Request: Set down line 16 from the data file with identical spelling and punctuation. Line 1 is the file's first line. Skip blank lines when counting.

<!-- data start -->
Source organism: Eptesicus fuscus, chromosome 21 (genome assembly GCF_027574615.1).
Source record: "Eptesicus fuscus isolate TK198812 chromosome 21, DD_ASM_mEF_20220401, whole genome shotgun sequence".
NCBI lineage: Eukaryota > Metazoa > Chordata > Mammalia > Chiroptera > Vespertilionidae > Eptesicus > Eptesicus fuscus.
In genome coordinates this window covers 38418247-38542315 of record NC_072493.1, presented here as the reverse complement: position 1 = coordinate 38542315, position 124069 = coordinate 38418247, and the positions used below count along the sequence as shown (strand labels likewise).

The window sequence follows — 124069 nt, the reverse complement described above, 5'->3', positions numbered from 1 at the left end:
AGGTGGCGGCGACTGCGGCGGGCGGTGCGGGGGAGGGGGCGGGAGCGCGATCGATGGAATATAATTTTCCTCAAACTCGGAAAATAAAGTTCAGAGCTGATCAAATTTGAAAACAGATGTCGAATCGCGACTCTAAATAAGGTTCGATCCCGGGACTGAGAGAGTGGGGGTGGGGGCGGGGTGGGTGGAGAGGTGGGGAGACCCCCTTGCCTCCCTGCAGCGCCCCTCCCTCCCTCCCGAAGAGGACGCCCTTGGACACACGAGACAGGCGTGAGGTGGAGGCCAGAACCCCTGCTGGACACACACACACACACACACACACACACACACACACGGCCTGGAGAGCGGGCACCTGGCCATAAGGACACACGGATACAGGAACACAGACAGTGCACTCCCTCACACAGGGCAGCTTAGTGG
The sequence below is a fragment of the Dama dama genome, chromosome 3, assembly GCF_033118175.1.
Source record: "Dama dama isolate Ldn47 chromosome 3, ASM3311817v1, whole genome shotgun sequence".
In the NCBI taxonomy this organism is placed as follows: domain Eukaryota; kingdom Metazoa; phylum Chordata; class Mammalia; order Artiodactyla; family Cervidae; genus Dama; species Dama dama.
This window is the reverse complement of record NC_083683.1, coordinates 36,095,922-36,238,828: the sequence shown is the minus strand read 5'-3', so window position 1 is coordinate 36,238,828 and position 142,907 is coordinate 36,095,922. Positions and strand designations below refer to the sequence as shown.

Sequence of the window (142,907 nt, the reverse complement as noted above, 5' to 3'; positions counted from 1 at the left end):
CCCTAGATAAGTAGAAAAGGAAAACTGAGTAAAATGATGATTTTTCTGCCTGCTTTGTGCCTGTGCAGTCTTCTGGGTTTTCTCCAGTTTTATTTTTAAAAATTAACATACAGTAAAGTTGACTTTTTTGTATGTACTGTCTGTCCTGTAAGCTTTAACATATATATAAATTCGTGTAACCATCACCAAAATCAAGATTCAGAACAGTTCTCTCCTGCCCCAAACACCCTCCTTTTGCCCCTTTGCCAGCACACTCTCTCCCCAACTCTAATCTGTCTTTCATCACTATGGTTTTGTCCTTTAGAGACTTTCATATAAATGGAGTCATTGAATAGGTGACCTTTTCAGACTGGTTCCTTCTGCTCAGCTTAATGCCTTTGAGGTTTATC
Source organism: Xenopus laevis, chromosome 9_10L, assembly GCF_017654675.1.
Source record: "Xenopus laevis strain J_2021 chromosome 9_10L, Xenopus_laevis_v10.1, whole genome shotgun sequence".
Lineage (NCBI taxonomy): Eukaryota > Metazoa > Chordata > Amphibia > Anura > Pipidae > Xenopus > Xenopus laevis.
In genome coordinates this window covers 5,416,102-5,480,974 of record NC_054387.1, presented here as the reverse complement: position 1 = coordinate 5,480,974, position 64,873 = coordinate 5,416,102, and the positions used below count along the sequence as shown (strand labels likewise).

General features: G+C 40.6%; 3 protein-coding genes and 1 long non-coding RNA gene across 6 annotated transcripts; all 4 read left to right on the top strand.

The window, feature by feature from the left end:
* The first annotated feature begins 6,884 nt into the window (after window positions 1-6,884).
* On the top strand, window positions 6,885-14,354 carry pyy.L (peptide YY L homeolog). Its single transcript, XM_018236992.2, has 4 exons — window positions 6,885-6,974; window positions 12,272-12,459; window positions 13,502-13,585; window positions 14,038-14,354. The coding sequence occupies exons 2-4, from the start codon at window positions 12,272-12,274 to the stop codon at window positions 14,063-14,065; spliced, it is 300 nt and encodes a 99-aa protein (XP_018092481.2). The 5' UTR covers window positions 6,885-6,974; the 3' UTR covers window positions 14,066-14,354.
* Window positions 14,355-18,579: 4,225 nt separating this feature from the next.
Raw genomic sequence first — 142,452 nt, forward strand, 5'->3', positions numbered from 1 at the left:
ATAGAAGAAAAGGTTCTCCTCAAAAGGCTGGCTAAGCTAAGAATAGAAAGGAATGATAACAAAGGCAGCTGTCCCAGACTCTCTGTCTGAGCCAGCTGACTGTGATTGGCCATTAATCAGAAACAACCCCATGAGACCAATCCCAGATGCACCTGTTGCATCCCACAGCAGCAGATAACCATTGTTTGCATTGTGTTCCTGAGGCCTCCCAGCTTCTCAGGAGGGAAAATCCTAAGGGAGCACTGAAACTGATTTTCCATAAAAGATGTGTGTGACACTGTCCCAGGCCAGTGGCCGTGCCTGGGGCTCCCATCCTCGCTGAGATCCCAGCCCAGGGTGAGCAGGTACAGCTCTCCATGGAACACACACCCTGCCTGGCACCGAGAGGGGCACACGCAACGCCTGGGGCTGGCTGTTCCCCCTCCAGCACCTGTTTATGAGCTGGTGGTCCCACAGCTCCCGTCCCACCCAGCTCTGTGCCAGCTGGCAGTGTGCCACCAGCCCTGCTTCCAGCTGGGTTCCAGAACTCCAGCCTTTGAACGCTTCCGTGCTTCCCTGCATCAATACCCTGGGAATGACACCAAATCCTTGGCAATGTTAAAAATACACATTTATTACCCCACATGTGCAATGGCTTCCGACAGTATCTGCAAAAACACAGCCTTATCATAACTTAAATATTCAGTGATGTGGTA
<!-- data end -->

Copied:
In genome coordinates this window covers 5,416,102-5,480,974 of record NC_054387.1, presented here as the reverse complement: position 1 = coordinate 5,480,974, position 64,873 = coordinate 5,416,102, and the positions used below count along the sequence as shown (strand labels likewise).